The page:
Court shields Catholic health providers from transgender mandates
The Biden administration may undo religious protections
A federal judge in North Dakota on Tuesday ruled in favor of Catholic healthcare providers who challenged Obama-era requirements that they offer gender transition procedures and cover them under their insurance plans. The decision offers hope that religious organizations can find shelter from transgender mandates under the 1993 federal Religious Freedom and Restoration Act (RFRA). But a new order from the Biden administration complicates the picture.
In June 2020, some conservative justices joined the liberal wing of the Supreme Court to rule in the controversial Bostock v. Clayton County decision that restrictions against employment discrimination based on sex covered sexual orientation and gender identity. Since then, judges have weighed how to interpret the ruling. In some cases, lower courts have already moved to apply the expanded definition to arenas other than employment. Others, like in the North Dakota case, have shielded religious organizations from transgender mandates.
After religious healthcare providers challenged the 2016 transgender mandate, a Texas federal judge struck down the regulation in 2019. A coalition of Catholic healthcare providers also sued against the rule, spurring the North Dakota judge to set it aside in the separate ruling last week. Both judges based their decisions on the RFRA, which requires the federal government to have a compelling interest to impose on religious freedom, and to do so in the least restrictive way possible.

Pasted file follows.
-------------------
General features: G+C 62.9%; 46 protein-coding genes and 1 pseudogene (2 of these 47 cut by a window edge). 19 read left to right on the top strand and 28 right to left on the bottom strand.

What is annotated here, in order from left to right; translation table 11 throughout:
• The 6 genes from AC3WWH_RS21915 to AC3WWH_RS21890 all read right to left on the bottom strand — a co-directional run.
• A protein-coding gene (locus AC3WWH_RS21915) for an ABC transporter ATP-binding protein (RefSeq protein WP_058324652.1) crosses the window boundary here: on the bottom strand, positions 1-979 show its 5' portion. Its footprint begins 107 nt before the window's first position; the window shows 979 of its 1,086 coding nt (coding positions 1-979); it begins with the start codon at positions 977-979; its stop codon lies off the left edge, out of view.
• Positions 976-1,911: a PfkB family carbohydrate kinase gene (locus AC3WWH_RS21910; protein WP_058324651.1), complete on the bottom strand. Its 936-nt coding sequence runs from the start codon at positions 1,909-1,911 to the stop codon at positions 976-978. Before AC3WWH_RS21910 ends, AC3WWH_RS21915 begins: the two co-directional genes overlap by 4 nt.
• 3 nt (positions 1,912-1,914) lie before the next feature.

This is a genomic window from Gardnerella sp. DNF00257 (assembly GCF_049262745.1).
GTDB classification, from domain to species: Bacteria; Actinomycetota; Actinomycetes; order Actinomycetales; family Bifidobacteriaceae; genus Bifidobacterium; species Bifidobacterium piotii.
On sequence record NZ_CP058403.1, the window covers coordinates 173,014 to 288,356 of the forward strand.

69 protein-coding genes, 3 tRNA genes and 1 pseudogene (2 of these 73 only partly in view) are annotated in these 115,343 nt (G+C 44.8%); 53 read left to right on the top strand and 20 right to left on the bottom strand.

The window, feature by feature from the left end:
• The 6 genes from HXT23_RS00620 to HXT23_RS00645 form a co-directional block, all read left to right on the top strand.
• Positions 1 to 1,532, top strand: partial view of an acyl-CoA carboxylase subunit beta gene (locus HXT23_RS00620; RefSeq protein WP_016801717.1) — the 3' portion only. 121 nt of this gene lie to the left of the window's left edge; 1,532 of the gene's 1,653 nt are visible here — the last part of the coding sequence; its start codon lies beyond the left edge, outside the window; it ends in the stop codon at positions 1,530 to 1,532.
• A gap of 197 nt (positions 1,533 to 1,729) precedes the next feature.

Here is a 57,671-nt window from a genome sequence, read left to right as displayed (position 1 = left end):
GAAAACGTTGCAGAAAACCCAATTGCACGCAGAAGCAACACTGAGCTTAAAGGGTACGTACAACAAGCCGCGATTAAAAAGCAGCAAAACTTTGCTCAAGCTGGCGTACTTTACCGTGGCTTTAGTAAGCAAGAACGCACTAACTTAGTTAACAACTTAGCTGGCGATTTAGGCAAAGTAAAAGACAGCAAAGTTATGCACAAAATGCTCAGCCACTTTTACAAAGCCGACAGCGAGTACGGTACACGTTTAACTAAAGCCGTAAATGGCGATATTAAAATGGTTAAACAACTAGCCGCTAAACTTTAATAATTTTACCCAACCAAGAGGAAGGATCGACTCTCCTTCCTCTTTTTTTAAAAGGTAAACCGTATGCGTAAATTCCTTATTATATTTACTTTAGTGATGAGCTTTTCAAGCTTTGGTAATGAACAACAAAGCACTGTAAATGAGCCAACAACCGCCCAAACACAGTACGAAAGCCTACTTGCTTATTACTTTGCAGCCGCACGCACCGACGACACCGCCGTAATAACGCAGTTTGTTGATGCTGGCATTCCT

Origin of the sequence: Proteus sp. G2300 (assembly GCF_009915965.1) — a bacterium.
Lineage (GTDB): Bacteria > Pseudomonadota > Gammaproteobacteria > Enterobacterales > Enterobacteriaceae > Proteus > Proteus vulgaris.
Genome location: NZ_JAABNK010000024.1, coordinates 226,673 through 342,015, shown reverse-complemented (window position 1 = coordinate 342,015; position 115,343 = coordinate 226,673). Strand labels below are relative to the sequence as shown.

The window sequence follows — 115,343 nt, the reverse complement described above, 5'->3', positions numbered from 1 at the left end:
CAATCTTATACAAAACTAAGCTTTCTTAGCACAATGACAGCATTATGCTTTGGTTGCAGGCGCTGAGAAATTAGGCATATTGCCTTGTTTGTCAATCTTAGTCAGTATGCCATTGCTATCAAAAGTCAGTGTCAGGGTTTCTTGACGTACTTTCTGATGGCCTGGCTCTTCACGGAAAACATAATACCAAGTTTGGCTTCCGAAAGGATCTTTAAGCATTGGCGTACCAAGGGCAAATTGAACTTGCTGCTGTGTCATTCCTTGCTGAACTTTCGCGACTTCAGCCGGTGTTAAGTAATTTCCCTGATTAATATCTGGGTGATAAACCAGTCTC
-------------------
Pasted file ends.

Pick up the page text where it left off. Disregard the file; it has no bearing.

But President Joe Biden’s new executive order attempts to circumnavigate the courts and apply the broader definition of sex to almost all areas of American life. The order bans discrimination on the basis of sexual orientation or gender identity and requires the heads of executive agencies to review existing regulations, policies, and actions to bring them into compliance with the mandate.
It could have broad ramifications, Alliance Defending Freedom counsel Christiana Holcomb said, including on school bathrooms, sports teams, and locker rooms. Homeless shelters may not be able to exclude biological males from sharing bathrooms and sleeping areas. It could force safe houses for abused women to include biological men who identify as women. She said it could also require healthcare plans to pay for gender-transition procedures and doctors and hospitals to perform them.
But Holcomb said there is still a great deal of common sense in the American people, noting a 2020 study showing well over two-thirds of the American public agree it’s not fair to allow biological males to simply identify as female and compete in the women’s category. She also pointed to RFRA and Supreme Court Rulings protecting the autonomy of religious schools as reasons for hope: “All is not lost.”
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